On September 14, 2016, the Pension Fund Medical Board reviewed the disability applications, reviewed the medical documentation, and conducted an interview and examination of D'Alessandro. The Pension Fund Medical Board recommended to the Board of Trustee that D'Alessandro's application for ADR be denied and that the Fire Commissioner approve the application for ordinary disability retirement benefits.
On October 16, 2016, Dr. Kelly examined D'Alessandro and prepared a report in which she opined that his right knee injury and disability was directly caused by the ceiling collapsing on him on January 13, 2016. On October 19, 2016, D'Alesandro's attorney requested that the Board of Trustees of the Pension Fund remand D'Alessandro's case to the Medical Board based on new medical evidence, namely, Dr. Kelly's report.
On November 30, 2016, the Medical Board reviewed D'Alessandro's case pursuant to the Board of Trustees' remand. The Medical Board reaffirmed the denial of D'Alessandro's application for ADR and the recommendation that the Fire Commissioner approve the application for ordinary disability retirement benefits. On January 6, 2017, D'Alessandro submitted a request for retirement under service benefit in lieu of ordinary benefit to the Board of Trustees. On January 25, 2017, the Board of Trustees noted the Medical Boards denial of D'Alessandro's ADR application with a tie 6/6 vote pursuant to Matter of City of New York v. Schoeck, 294 N.Y. 559, 63 N.E.2d 104 .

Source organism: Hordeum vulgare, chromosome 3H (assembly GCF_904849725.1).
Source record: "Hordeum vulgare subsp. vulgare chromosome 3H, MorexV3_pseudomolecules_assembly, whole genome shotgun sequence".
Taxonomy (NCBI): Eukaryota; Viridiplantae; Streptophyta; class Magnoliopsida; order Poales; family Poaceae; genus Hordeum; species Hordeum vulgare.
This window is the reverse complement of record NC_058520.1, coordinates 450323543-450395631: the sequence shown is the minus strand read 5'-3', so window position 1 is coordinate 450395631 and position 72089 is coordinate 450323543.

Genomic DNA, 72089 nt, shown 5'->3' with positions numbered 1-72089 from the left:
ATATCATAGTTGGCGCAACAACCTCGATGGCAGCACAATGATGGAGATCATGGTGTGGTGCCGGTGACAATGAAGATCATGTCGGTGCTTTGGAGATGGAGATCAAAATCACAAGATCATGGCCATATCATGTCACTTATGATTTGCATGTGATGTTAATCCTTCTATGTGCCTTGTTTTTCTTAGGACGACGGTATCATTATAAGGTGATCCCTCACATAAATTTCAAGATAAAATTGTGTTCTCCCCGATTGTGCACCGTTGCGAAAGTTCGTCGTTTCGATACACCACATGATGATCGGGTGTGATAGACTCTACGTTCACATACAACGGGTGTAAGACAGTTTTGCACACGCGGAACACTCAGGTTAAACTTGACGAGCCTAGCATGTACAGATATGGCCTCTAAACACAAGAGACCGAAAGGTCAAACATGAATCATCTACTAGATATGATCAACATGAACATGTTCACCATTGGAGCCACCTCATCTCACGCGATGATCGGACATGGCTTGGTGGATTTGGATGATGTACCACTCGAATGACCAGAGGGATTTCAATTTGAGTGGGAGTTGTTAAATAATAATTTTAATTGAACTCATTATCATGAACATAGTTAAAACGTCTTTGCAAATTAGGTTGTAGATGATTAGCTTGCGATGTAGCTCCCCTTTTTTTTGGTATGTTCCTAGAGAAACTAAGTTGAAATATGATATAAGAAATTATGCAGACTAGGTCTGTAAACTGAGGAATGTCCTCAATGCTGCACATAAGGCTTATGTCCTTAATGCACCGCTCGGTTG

The City Respondents verified answer denies nearly all the allegations of facts in the verified petition.
LAW AND APPLICATION
Petitioner seeks judicial review of the denial of his application for ADR, alleging that he is permanently disabled on account of his right knee and left shoulder, as a proximate result of a line of duty injury (hereinafter the injury) that he sustained on January 13, 2016.